Significance and historiography[edit]

The painting is one of Matejko's best known works[13] and today it is commonly seen as one of his masterpieces, an "education in national history."[11][14] However, it was less well received by his contemporaries, with turn-of-the-century reviews criticizing it for being "too crowded" and with unclear composition; supporters of Matejko's previous works were much more guarded in their praise of this painting.[15][16]

Matejko's technique in this painting was subtly but noticeably different compared to his other paintings; authors Wrede et al. attribute this to Matejko's exploration of new techniques, but note that contemporary critiques saw this departure from his old style as the weakening form of the dying master, and did not applaud the changes.[9] They also note that Matejko usually dedicated two years to paintings of that size; this one was completed in less than a year, during a period in which Matejko was working on other projects and suffering from stress and depression.[16] Matejko himself was not fond of the 18th century and the Polish Enlightenment, remarking that he "would rather prefer to paint any other century".[17] He felt compelled, however, by the anniversary of the Constitution to create an artwork commemorating the event, which he recognized as historically significant.[17]

Matejko commonly identified the characters in his paintings with a written legend, but he did not create one for the Constitution.[15] Consequently, some characters in the painting have not been identified.[15] A partial legend was written by Matejko's secretary, Marian Gorzkowski, and even though it provides a list of 39 characters, Wrede et al. write that his "chaotic description" is not very helpful.[15] Modern analysis has been done by Polish historians Jarosław Krawczyk and Emanuel M. Rostworowski.[15]


Identified individuals (see text for legend)

The painting, set in the late afternoon of May 3, 1791, shows the procession of deputies from the Royal Castle (background), where the Constitution has just been adopted by the Great Sejm, to St. John's Collegiate Church (left, now an archcathedral), where a Te Deum will be sung.[11] The procession moves down St. John's Street (ulica Świętojańska), surrounded by enthusiastic Warsaw residents and visitors.[11] The deputies are protected by soldiers.[11]

While the procession was an actual historic event, Matejko took many artistic liberties, such as including persons who were not in fact present or had died earlier.[11] He did so because he intended the painting to be a synthesis of the final years of the Commonwealth.[18] He also felt that there was no real historic moment or location that fully captured the spirit of the Constitution, and so he, the artist, needed to create such a moment.[19]


The painting is centered on the Sejm marshal Stanisław Małachowski (1), who is wearing a white, French-inspired costume.[11] Małachowski holds the marshal staff in his left hand and in his right hand, he triumphantly raises the text of the Constitution.[11] Although the historical document was titled Ustawa rządowa (Government Ordinance), Matejko chose to make the title page of the document as portrayed in his painting more explicit—and at the same time put the name of the painting right in its center.[11] He is carried by deputies Aleksander Linowski of Kraków (2) (on his right) and Ignacy Zakrzewski of Poznań (3) (on his left).[20] Their significance is that Kraków and Poznań are principal cities of two major regions of Poland: Lesser Poland and Greater Poland, respectively. Under Małachowski's right hand there is a figure with a bandaged head holding a flag; this is Tadeusz Kościuszko (4), and his head wound is a reference to the battle of Maciejowice, which took place during the Kościuszko Uprising in 1794, three years after the event depicted in the painting.[18][20] To the left of Kościuszko, is a figure identified by Wrona et al. as Prince Adam Kazimierz Czartoryski, although this is disputed by other sources.[20]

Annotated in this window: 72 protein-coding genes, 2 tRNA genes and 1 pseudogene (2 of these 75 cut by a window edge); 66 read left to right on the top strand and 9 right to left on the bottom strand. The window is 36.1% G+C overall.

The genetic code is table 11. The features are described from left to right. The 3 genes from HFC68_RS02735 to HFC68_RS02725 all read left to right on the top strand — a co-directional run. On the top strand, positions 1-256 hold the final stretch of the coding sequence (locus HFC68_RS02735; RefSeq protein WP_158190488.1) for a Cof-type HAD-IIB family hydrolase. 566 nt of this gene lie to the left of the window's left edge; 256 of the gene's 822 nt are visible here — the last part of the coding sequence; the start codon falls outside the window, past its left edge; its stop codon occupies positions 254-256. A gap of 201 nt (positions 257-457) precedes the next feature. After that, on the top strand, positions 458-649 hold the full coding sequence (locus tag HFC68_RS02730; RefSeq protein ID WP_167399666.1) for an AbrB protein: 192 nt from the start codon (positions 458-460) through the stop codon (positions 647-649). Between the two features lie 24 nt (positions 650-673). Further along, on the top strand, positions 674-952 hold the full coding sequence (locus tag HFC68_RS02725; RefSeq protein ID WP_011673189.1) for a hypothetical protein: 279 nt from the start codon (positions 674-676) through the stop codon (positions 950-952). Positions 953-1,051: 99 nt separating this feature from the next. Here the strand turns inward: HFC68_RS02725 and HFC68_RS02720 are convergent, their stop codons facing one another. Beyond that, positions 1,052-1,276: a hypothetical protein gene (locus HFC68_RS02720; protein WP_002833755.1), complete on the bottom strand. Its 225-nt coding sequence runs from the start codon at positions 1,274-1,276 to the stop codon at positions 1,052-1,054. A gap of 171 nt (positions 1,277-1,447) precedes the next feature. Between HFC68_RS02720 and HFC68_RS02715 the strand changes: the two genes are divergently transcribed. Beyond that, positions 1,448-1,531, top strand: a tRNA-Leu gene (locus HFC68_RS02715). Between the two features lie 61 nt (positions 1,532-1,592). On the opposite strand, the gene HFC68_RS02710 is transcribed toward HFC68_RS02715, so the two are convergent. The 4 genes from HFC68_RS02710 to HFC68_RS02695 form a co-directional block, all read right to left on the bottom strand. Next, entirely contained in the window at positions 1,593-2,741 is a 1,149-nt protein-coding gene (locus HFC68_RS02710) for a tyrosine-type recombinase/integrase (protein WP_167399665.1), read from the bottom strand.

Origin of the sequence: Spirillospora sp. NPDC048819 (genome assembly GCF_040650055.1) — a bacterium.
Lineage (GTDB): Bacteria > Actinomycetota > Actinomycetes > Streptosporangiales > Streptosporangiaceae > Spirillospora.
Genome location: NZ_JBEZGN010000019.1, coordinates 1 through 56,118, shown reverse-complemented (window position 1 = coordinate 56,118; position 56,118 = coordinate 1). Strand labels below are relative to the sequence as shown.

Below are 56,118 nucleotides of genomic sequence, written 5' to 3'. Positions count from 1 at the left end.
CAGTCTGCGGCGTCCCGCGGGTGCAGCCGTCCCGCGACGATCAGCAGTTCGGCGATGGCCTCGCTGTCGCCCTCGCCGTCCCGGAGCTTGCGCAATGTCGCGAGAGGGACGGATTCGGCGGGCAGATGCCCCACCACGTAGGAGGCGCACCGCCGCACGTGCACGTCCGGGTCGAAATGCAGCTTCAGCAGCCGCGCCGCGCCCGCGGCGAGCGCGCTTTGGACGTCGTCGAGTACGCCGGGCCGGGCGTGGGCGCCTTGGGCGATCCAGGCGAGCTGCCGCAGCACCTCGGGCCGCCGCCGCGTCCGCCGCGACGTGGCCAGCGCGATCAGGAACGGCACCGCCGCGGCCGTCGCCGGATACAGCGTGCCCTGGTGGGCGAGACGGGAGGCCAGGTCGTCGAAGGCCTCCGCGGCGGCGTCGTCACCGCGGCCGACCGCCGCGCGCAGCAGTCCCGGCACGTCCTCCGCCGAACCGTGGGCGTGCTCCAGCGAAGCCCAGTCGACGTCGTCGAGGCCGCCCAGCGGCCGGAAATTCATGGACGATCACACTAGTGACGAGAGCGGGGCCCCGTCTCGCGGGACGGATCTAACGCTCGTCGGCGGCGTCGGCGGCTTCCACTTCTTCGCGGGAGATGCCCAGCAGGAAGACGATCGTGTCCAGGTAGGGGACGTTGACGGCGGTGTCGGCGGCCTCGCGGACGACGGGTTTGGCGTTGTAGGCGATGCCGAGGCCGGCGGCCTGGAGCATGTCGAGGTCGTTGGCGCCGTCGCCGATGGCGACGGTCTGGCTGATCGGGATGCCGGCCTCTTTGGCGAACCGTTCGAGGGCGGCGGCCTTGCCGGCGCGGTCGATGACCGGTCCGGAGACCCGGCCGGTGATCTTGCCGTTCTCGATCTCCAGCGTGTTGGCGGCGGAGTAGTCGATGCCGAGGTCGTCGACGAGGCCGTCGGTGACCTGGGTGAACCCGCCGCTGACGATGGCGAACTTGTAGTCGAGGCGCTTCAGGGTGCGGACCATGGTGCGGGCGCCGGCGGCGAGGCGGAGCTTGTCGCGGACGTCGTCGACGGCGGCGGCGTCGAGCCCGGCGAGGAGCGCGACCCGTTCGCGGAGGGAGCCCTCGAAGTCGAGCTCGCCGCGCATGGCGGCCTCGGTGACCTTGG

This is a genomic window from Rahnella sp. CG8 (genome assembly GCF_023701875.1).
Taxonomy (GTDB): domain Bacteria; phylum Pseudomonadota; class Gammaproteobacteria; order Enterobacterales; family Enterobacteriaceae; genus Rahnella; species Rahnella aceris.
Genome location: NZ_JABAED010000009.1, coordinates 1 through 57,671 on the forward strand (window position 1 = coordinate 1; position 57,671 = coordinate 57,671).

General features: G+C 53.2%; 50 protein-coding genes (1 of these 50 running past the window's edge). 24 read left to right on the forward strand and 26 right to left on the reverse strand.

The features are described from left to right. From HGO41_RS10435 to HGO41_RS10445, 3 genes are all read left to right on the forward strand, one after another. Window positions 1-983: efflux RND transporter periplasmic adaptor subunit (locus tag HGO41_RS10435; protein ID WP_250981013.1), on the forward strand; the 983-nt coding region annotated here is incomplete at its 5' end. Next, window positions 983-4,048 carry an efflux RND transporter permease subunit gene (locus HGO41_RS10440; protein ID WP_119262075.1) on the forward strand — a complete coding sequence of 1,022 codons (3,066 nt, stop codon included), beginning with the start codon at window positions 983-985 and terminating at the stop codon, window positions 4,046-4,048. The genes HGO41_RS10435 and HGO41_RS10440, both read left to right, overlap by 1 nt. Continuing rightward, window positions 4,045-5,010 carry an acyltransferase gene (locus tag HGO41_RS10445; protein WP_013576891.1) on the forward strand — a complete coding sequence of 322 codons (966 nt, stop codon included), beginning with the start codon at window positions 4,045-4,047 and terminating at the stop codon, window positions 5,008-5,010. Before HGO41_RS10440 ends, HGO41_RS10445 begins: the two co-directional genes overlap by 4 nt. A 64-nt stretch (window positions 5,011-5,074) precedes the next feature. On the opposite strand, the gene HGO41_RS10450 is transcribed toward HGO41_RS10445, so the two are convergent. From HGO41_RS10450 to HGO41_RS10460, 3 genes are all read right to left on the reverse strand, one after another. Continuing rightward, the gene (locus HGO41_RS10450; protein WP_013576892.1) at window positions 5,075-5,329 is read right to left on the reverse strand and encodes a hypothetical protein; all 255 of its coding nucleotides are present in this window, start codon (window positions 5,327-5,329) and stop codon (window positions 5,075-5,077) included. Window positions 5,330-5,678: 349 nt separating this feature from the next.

Another figure, to the right of Małachowski, is being carried; he is Kazimierz Nestor Sapieha (5), marshal of the Lithuanian confederation and the second Sejm marshal.[11] He is dressed in more traditional Polish clothing.[11] Between Małachowski and Sapieha, the head of Julian Ursyn Niemcewicz (6), a well-known writer, is visible. He appears to be carrying Sapieha.[20] The other figure carrying Sapieha, to his right, is Michał Zabiełło (7).[20]

In the lower center of the painting, Matejko shows a scene that took place in the Royal Castle.[11] Jan Suchorzewski (8), deputy from Kalisz and an opponent of the Constitution, has fallen to the ground, holding his young son with one arm; his other hand, holding a knife, is held by Stanisław Kublicki (9), standing to his right.[11][20][21] Kublicki was a deputy from Inflanty, a supporter of the townsfolk and peasant causes, and of the Constitution.[11][20][21] The artist here alludes to Suchorzewski's unsuccessful attempt to prevent the king from signing the Constitution, during which he threatening to kill his own son to save him from the "slavery of the Constitution". A deck of cards has fallen out of Suchorzewski's pocket, a reference to the manner in which he was bribed by the anti-Constitution Russian ambassador Otto Magnus von Stackelberg and hetman Branicki; Suchorzewski suddenly started winning large sums of money in games, despite his poor skills as a gambler.[11] Branicki (10) can be seen standing between the king and Suchorzewski, dressed in a Russian uniform, foreshadowing the rank of general he received several years later in the Russian Army. In reality Suchorzewski, like most of those opposed to the Constitution, refused to participate in the procession.[11]